Rheumatoid Arthritis Symptoms Can Make Someone Disabled

by Editorial Board on May 13, 2011 · 0 comments

in Bone & Joint Problems

A joint is a structure which allows the meeting of two bones and it allows for the movement of different body parts.  Arthritis is defined as inflammation of a joint.  Rheumatoid Arthritis (RA) causes pain, stiffness, and swelling in the joints.  RA may also affect other body organs in addition to just joints.

Rheumatoid arthritis is a leading cause of disability within the musculoskeletal category of impairments and it affects over 1.3 million people in the U.S. alone.  Women are more commonly affected than men.  It affects people of all ages but its incidence rises sharply as one’s age advances.  People over 40 have a much higher chance of developing this disabling disease than do younger people.  The genetic basis of this disease has been proven and it may affect multiple members of a same family.

The hallmark of this disease is that it is a chronic condition that usually lasts for years due to lack of any cure.  It is also typically a progressive disease leading to more severe signs and symptoms over time.

The symptoms of this disease are variable and may come and go depending on the level of inflammation and resulting damage.  In case of current inflammation, the disease is called active and if the inflammation subsides due to any reason, the disease is said to be inactive. Remissions are common and may occur at any time despite ongoing treatment and may last for years.  The course of this disease is highly variable and varies from patient to patient.

In a case of active RA disease, the patient may have symptoms like loss of appetite and energy, fatigue, low-grade fever, joint pain, and stiffness.  Pain and stiffness is usually more severe in the morning and after long periods of inactivity.  The joints become inflamed, swollen, hard, painful and tender.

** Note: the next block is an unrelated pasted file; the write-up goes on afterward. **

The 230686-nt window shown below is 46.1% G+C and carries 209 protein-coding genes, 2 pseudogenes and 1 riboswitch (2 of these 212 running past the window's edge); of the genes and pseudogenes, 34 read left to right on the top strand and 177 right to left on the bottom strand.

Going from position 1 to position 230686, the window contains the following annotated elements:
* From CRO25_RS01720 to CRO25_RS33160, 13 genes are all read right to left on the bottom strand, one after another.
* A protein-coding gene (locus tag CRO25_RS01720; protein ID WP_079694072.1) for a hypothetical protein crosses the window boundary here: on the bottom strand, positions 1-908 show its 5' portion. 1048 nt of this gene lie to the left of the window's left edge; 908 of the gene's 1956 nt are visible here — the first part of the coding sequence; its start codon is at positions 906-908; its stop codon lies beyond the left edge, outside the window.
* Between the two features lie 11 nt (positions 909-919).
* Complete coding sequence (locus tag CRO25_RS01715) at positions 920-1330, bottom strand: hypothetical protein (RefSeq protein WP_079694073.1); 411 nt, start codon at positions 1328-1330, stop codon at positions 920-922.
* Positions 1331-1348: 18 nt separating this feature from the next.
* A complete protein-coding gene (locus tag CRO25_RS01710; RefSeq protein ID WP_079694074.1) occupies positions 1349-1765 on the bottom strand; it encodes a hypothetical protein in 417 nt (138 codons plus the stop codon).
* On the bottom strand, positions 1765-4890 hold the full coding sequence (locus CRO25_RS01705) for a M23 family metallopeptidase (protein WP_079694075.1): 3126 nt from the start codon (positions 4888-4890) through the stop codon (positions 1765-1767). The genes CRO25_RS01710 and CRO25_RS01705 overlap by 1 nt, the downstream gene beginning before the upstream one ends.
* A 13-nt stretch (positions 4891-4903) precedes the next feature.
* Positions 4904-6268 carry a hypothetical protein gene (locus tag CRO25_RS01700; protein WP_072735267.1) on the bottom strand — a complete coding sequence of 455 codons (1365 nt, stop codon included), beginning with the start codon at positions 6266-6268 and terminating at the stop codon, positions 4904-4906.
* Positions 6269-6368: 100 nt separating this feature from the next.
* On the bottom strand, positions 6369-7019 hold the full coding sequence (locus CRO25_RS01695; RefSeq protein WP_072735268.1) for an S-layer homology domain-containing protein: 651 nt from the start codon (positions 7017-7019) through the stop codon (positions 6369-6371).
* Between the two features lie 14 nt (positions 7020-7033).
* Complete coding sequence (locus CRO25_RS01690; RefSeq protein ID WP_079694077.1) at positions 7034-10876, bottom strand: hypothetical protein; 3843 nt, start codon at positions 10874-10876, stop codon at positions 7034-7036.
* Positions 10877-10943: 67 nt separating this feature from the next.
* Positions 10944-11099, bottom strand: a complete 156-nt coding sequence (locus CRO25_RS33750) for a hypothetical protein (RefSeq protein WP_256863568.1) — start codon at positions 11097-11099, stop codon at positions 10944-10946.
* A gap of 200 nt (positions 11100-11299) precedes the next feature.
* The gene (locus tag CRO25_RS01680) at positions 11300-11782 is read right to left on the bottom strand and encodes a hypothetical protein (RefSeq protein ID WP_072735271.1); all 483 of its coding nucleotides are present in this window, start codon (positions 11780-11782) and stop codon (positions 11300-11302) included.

The notable feature of this disease is that it usually affects multiple joints and thus has an enormous overall negative impact on health.  The small joints of wrist and/or hand are commonly affected and these patients face difficulties in day-to-day routines like turning of door knobs and other such handling and fingering tasks. Chronic long term inflammation leads to extensive damage in joints and other body organs.  The loss of cartilage, weakness and destruction of bone, damage to joint cartilage and muscles can lead to loss of function and maybe even disability.

Persistent pain and stiffness and lack of joint mobility are the two major causes of disability in most patients.  As there is no cure, RA patients feel pain over a long time.  They are also unable to use joints for routine work which deteriorates the quality of life, both physical and mental.  Problems and limitations from RA usually get worse with advancement of age making older people more likely to be disabled from arthritis.  Progressive inflammation leads to restricted joint movements, and permanent deformity limiting activities including work.

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